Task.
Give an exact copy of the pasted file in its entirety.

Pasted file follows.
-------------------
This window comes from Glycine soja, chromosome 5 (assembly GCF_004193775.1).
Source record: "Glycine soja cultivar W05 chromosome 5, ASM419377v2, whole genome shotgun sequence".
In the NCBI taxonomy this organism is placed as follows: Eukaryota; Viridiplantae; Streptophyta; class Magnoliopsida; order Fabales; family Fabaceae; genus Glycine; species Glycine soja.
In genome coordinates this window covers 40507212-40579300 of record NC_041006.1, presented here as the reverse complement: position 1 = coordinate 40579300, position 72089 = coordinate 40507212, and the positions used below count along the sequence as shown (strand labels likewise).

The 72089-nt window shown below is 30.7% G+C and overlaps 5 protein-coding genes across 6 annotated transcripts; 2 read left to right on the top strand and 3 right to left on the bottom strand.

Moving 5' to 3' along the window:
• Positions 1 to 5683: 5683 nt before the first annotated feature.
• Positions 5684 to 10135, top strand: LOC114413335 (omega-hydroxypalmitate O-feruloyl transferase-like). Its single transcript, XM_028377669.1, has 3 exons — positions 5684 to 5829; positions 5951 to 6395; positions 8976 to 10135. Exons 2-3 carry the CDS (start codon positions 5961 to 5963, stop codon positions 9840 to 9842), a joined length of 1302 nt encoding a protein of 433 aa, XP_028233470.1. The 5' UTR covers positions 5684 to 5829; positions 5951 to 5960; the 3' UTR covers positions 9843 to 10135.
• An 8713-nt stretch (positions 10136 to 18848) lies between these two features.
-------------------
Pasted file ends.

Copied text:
This window comes from Glycine soja, chromosome 5 (assembly GCF_004193775.1).
Source record: "Glycine soja cultivar W05 chromosome 5, ASM419377v2, whole genome shotgun sequence".
In the NCBI taxonomy this organism is placed as follows: Eukaryota; Viridiplantae; Streptophyta; class Magnoliopsida; order Fabales; family Fabaceae; genus Glycine; species Glycine soja.
In genome coordinates this window covers 40507212-40579300 of record NC_041006.1, presented here as the reverse complement: position 1 = coordinate 40579300, position 72089 = coordinate 40507212, and the positions used below count along the sequence as shown (strand labels likewise).

The 72089-nt window shown below is 30.7% G+C and overlaps 5 protein-coding genes across 6 annotated transcripts; 2 read left to right on the top strand and 3 right to left on the bottom strand.

Moving 5' to 3' along the window:
• Positions 1 to 5683: 5683 nt before the first annotated feature.
• Positions 5684 to 10135, top strand: LOC114413335 (omega-hydroxypalmitate O-feruloyl transferase-like). Its single transcript, XM_028377669.1, has 3 exons — positions 5684 to 5829; positions 5951 to 6395; positions 8976 to 10135. Exons 2-3 carry the CDS (start codon positions 5961 to 5963, stop codon positions 9840 to 9842), a joined length of 1302 nt encoding a protein of 433 aa, XP_028233470.1. The 5' UTR covers positions 5684 to 5829; positions 5951 to 5960; the 3' UTR covers positions 9843 to 10135.
• An 8713-nt stretch (positions 10136 to 18848) lies between these two features.